So I had my bag and my jacket on, and I made my way to the stairs. People were milling about in strange indecision, arguing about fire drill protocol, waiting for the red phone to ring.  There was some light smoke in the hall.  Someone raised the question of whether to take the elevators or stairs.  We opted for the stairs.

I paused for a moment realizing I had to go to the bathroom, but for some reason thought better of it. In retrospect, a notion that evokes no small amount of laughter.

The stairwell was pleasant insofar as such things can be. People were pretty shaken. Clearly everyone’s neurons had all fired at the same moment and there was a bit of edginess about the whole affair in the beginning. But there was more nervous laughter than anything.

One of the reasons I live in New York City is for the people. This is a statement that evokes all manner of oxymoron jokes from the ministries of jokes and humor throughout the world which is only because they don’t know any better. I don’t mean that New Yorkers are such warm, welcoming, hospitable people in a day to day sense. But New Yorkers really just have a remarkably low tolerance for bullshit and when there’s a panic situation, the amount of panic is pretty much limited to the bridge and tunnel people. No offense, but when there’s an emergency in New York, stay the hell in Bayonne or Scarsdale.

We were descending at a decent pace, when a man to the left of me lost his footing. One of a pair of early 40s rotund latin women screamed at the top of her lungs, discharging some of their pent up stress. An assault on the senses I found it hard to forgive at the moment. Aside from that things were pretty quiet. The gentleman, who was clearly caught in an emotional state with which I am not particularly familiar by the look on his face and the strange paralysis that seemed to overtaken him, was caught before he hit the deck by several people, strangely unable to move his own legs enough to stand up again for an eternity of seconds. Such was the spirit of the descent.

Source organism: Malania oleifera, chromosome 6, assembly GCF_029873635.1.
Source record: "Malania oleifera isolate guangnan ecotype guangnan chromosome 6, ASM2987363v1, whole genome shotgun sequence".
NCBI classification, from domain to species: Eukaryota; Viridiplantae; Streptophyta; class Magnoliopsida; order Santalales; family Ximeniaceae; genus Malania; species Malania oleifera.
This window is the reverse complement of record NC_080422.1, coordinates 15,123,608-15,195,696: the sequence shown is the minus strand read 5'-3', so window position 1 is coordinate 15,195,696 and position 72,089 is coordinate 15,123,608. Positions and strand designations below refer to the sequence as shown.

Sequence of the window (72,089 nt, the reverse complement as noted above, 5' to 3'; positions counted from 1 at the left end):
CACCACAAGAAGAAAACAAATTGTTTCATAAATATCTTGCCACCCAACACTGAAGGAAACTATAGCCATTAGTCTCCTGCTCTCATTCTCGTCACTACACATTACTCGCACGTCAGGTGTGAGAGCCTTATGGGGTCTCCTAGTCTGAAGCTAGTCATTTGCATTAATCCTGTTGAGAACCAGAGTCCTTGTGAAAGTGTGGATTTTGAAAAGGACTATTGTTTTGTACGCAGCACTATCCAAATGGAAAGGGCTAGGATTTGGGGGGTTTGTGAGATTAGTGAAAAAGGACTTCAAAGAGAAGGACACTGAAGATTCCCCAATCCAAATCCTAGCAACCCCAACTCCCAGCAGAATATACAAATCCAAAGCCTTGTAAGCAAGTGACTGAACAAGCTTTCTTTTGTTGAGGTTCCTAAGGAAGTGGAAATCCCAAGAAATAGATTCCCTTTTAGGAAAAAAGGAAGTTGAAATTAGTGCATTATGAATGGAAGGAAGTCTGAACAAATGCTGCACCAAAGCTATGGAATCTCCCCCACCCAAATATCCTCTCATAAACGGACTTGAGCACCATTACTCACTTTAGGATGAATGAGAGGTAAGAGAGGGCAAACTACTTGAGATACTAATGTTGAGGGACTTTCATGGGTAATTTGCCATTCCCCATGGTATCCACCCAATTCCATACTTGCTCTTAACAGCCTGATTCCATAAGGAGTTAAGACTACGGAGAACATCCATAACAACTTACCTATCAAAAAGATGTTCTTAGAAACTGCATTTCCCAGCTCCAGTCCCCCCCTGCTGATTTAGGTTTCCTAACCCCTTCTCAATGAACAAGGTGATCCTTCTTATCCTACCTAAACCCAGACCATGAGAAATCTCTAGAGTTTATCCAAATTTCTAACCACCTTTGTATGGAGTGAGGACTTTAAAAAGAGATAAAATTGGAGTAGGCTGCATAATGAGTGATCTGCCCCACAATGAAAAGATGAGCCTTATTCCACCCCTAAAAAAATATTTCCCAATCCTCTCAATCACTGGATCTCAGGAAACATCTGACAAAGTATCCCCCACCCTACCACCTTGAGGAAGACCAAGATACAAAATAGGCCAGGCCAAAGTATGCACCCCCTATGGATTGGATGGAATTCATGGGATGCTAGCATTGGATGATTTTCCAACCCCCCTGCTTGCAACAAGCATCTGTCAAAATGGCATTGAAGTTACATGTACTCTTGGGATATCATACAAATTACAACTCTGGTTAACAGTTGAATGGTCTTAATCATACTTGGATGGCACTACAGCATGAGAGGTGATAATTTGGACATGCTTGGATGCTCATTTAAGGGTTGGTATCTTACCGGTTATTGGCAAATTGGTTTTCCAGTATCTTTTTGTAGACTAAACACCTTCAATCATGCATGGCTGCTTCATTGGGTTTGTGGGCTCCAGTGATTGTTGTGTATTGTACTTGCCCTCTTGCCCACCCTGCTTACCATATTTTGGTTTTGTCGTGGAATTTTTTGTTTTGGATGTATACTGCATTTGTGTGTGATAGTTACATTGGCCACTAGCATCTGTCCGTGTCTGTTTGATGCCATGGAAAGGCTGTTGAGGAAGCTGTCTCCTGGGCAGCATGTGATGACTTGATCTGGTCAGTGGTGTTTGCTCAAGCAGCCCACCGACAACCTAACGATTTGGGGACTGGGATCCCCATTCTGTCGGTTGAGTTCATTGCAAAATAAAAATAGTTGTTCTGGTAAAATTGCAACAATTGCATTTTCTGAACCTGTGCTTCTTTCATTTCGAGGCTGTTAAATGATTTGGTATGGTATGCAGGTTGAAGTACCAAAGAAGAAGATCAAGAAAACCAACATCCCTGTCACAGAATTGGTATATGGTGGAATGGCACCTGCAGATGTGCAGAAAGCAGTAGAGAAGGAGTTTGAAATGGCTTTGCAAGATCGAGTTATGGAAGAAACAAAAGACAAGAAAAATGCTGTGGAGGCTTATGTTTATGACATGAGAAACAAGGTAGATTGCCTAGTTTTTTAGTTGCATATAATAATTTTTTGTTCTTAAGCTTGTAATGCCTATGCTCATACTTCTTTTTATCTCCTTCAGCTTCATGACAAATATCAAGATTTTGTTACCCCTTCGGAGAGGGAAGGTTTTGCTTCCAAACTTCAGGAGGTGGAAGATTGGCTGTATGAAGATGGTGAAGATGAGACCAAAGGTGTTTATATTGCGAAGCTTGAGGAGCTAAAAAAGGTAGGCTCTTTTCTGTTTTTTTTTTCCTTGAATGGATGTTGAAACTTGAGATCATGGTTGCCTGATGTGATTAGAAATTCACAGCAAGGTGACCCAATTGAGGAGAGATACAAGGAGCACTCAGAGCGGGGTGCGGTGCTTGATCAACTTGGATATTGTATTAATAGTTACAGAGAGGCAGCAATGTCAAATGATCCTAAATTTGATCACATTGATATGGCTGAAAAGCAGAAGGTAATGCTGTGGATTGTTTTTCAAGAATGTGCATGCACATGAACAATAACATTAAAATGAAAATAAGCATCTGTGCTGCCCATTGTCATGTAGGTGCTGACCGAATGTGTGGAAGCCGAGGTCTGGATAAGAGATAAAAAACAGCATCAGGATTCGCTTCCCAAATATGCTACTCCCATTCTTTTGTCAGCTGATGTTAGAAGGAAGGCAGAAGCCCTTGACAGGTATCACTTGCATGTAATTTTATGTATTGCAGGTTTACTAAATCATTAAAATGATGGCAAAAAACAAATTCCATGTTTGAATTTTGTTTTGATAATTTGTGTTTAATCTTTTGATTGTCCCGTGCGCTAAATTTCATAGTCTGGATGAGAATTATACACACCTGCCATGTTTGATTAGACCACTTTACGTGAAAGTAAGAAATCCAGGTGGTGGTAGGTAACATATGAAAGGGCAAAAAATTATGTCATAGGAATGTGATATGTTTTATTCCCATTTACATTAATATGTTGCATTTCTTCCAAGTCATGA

The conversation was harsh with a strange feigned casualness.  We talked about cell phone reception being dead in the collar of the stairwell, the likelihood of the building falling (waved off wholesale as ridiculous.)  The 1993 bombing veterans were remarking about how much things had improved in eight years; sand paint, emergency lighting, reflective surfaces, etc.  I can’t even imagine the carnage if those measures hadn’t been taken.

As we descended fashion fell prey to pragmatism as women’s shoes began to litter the stairs.  The farther down we walked, the more there were.  The resulting spectacle on the lower floors was really like something out of the twilight zone; random odd shoes all over the place.  It was as much of a non sequitur to see as it is to read here.

It was about then that I first had the thought. “What if the fire is in the stairwell 20 floors down and there’s no way out?” It was a kind of understanding that caused me to become more calm. No, calm isn’t the right work. I was anything but calm. It just wasn’t being expressed by sweating and having that strange “I’m about to burst into panicked tears” facial expression that seemed to rule the day. I wasn’t spending alot of energy trying to reassure people so as to reassure myself. I was just being an observer, more and more detached form the reality of what was taking place as I descended each step. I could feel myself getting farther away with each new detail. It was as though the heat of my own fear drove me out of my body.

It was a good 10 or 15 floors before we started hearing “Get to the right!” from several floors above or below us. In the beginning this evoked a modest effort to scrunch along the walls as extremely distressed people came down with a clear-headed escort, or firemen went up, overloaded with gear (including 1 or 2 compressed air tanks, 6? polearms, a vast length of hose and sometimes drinking water, to say nothing of their suits) would come up, sweat poured off them like a bad special effect.